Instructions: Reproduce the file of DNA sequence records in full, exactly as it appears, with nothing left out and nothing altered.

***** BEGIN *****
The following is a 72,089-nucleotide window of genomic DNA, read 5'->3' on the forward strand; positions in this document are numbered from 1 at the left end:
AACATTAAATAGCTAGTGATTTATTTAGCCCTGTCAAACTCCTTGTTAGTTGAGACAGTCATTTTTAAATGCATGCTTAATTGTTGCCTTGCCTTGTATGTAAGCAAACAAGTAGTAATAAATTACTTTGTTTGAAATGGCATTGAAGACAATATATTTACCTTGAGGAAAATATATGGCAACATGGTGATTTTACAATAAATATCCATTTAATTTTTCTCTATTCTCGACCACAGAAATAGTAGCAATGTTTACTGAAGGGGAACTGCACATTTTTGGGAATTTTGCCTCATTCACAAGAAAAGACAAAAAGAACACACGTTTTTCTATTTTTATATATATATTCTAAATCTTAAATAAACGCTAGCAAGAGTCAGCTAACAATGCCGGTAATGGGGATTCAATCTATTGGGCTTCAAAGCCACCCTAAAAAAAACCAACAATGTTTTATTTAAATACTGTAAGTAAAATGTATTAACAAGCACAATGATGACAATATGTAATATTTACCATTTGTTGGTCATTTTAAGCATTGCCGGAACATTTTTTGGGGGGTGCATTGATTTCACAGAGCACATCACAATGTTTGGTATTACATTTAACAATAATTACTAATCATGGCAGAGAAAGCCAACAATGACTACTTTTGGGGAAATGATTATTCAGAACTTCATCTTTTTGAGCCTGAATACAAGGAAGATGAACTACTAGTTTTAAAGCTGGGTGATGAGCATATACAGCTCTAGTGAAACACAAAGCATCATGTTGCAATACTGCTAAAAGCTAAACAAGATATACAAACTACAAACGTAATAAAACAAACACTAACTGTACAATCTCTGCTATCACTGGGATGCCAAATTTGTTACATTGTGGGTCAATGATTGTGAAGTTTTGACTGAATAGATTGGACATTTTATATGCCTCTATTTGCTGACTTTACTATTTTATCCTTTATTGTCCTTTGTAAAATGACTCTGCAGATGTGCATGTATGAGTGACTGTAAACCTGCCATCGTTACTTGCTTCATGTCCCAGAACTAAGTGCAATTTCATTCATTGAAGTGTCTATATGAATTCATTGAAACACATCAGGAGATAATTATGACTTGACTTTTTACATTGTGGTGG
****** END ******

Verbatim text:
The following is a 72,089-nucleotide window of genomic DNA, read 5'->3' on the forward strand; positions in this document are numbered from 1 at the left end:
AACATTAAATAGCTAGTGATTTATTTAGCCCTGTCAAACTCCTTGTTAGTTGAGACAGTCATTTTTAAATGCATGCTTAATTGTTGCCTTGCCTTGTATGTAAGCAAACAAGTAGTAATAAATTACTTTGTTTGAAATGGCATTGAAGACAATATATTTACCTTGAGGAAAATATATGGCAACATGGTGATTTTACAATAAATATCCATTTAATTTTTCTCTATTCTCGACCACAGAAATAGTAGCAATGTTTACTGAAGGGGAACTGCACATTTTTGGGAATTTTGCCTCATTCACAAGAAAAGACAAAAAGAACACACGTTTTTCTATTTTTATATATATATTCTAAATCTTAAATAAACGCTAGCAAGAGTCAGCTAACAATGCCGGTAATGGGGATTCAATCTATTGGGCTTCAAAGCCACCCTAAAAAAAACCAACAATGTTTTATTTAAATACTGTAAGTAAAATGTATTAACAAGCACAATGATGACAATATGTAATATTTACCATTTGTTGGTCATTTTAAGCATTGCCGGAACATTTTTTGGGGGGTGCATTGATTTCACAGAGCACATCACAATGTTTGGTATTACATTTAACAATAATTACTAATCATGGCAGAGAAAGCCAACAATGACTACTTTTGGGGAAATGATTATTCAGAACTTCATCTTTTTGAGCCTGAATACAAGGAAGATGAACTACTAGTTTTAAAGCTGGGTGATGAGCATATACAGCTCTAGTGAAACACAAAGCATCATGTTGCAATACTGCTAAAAGCTAAACAAGATATACAAACTACAAACGTAATAAAACAAACACTAACTGTACAATCTCTGCTATCACTGGGATGCCAAATTTGTTACATTGTGGGTCAATGATTGTGAAGTTTTGACTGAATAGATTGGACATTTTATATGCCTCTATTTGCTGACTTTACTATTTTATCCTTTATTGTCCTTTGTAAAATGACTCTGCAGATGTGCATGTATGAGTGACTGTAAACCTGCCATCGTTACTTGCTTCATGTCCCAGAACTAAGTGCAATTTCATTCATTGAAGTGTCTATATGAATTCATTGAAACACATCAGGAGATAATTATGACTTGACTTTTTACATTGTGGTGG